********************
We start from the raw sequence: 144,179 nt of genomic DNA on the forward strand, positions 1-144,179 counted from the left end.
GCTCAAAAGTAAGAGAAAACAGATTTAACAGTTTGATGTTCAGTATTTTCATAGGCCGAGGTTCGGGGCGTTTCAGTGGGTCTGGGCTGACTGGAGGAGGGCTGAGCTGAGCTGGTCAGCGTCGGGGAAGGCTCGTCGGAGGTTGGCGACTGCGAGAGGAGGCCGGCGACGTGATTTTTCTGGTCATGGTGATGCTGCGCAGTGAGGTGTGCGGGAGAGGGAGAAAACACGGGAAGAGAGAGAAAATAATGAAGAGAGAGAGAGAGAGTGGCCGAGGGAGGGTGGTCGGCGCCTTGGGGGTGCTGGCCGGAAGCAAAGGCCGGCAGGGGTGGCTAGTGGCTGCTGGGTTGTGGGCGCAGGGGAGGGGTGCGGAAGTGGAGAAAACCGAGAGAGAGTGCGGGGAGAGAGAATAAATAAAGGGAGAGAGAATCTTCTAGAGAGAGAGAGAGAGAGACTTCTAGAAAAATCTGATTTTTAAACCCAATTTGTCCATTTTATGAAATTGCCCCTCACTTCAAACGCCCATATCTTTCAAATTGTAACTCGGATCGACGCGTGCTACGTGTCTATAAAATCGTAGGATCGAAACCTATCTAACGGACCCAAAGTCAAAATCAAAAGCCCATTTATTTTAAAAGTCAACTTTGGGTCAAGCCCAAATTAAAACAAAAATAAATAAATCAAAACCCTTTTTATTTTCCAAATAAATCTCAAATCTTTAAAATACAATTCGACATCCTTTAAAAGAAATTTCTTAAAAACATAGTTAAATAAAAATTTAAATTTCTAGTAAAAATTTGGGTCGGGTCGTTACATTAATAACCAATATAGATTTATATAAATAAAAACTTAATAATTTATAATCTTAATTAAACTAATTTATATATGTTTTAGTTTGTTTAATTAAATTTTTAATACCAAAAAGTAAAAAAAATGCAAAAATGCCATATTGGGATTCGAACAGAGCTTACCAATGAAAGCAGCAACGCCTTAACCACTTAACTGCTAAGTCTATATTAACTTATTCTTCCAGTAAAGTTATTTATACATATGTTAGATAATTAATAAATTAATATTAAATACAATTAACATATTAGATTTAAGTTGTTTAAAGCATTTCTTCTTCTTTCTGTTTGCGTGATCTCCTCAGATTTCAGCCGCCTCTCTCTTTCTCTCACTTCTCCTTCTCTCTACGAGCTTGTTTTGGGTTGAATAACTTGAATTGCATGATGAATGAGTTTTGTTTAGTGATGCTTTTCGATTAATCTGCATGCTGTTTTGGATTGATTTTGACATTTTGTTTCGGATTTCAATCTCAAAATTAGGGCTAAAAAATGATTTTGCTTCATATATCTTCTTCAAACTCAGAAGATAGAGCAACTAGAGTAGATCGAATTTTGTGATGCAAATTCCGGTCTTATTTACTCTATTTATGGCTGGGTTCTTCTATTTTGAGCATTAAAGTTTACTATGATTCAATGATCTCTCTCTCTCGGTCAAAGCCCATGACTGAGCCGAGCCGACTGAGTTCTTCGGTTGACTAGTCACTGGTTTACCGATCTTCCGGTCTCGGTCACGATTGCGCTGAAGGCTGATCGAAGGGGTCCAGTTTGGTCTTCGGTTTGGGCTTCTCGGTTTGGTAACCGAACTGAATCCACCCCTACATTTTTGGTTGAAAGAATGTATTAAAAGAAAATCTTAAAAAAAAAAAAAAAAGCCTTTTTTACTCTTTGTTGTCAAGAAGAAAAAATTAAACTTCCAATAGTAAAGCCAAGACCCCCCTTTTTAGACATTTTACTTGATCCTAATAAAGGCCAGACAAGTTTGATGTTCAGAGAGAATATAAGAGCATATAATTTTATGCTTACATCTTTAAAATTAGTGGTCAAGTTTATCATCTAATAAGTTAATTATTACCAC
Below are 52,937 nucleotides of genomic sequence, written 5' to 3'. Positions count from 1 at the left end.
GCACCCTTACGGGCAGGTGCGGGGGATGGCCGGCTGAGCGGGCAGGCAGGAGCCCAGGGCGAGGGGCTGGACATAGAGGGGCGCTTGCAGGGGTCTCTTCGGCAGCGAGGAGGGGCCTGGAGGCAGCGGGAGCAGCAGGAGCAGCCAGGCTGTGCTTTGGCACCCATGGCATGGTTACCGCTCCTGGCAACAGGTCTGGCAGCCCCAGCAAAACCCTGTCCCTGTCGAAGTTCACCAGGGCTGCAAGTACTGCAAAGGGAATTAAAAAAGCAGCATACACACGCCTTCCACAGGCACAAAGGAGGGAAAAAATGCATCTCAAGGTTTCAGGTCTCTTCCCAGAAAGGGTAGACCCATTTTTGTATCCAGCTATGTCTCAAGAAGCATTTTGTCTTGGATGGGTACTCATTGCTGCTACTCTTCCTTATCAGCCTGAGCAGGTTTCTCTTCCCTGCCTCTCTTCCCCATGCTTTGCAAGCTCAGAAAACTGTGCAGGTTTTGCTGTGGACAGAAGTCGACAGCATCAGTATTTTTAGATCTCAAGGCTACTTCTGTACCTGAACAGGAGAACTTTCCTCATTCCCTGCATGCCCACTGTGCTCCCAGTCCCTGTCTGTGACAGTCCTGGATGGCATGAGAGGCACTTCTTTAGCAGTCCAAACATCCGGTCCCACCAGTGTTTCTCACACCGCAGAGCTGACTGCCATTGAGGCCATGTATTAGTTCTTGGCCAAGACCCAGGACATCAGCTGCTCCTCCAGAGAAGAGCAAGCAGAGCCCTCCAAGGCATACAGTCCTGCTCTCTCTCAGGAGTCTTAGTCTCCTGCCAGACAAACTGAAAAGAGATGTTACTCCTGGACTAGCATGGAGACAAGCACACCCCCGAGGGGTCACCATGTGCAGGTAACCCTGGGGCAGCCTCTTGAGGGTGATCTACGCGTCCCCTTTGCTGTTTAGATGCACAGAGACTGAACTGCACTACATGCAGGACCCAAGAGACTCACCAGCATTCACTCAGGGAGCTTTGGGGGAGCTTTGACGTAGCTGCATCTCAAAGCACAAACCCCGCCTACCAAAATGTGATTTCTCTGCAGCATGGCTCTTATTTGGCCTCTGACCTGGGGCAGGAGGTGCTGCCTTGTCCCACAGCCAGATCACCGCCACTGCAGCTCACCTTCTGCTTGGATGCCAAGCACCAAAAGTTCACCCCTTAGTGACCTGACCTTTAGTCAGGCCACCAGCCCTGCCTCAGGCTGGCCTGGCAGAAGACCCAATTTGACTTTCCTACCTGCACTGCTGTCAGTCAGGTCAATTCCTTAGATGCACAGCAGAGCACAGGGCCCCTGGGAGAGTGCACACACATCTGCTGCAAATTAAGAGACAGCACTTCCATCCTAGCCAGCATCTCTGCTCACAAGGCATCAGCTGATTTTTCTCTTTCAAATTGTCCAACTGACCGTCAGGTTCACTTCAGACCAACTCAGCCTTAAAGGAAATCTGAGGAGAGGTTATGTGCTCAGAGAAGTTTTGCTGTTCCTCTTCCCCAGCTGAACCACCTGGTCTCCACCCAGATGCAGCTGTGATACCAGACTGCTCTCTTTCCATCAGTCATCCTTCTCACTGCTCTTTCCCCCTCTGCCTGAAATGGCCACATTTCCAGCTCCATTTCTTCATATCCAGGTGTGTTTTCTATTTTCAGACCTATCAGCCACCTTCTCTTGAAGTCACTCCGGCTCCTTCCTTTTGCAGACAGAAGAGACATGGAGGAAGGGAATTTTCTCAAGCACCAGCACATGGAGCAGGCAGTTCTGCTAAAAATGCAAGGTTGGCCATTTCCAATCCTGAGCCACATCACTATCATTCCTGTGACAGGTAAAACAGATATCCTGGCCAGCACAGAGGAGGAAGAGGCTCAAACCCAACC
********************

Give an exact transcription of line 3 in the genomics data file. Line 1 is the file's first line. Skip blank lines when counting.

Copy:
Below are 52,937 nucleotides of genomic sequence, written 5' to 3'. Positions count from 1 at the left end.